Moving in, I thought it would be a good opportunity for me to practice my Portuguese, learn about Angolan culture, and that it would be a great chance to acclimate to Angolan food. And of course it has been all of those things, but it has been so much more. I now have an Angolan family in Portugal, they are not ”like family” they are my family. It will be just as hard to leave my family in Portugal behind as it was to leave my American family. But I am blessed beyond measure to have families in the US and Portugal that love and support me. The Makiese family are without a doubt the biggest blessing that God has given me in the last year and they will be my family para sempre.

The Church in Lisbon Partners With Us

Almost as soon as each of us arrived in Portugal, our team jumped right in with the Igreja de Cristo Lisboa (ICL) and they welcomed us and our broken Portuguese with great patience and a kiss on each cheek.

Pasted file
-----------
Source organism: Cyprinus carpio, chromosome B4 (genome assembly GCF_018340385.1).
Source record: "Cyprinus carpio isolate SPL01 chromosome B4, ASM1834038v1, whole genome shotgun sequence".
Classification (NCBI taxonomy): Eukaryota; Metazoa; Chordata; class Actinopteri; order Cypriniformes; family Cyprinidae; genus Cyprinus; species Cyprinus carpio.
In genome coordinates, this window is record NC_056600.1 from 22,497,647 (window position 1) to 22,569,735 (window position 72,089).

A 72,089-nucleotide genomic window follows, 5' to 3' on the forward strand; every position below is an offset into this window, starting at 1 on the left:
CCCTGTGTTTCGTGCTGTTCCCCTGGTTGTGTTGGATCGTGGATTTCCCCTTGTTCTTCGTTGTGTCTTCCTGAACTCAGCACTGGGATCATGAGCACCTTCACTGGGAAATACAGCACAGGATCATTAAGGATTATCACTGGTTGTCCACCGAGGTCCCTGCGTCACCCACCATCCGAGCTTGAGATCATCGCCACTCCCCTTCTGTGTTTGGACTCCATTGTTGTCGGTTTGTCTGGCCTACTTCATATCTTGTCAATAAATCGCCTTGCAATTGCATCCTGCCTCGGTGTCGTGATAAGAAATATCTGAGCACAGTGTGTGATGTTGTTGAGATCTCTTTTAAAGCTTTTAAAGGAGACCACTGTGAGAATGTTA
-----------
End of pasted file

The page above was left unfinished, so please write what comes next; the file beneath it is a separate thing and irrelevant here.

The ladies on the team have attended several baby showers with the ICL this year.

We are active members with ICL, doing things like helping clean the church building, traveling to witness a baptism, helping out with summer camp, attending area-wide women’s events, setting up for a wedding, teaching in various forms, visiting people in the hospital, going to baby showers and other parties, and inviting people into our homes. We go, not just because we need to “practice our Portuguese,” but because we are part of ICL. It is often tiring to go, get out of our comfort zones, and try to communicate, but the blessings that we receive from the patient ears and the loving arms of the church make it that much easier.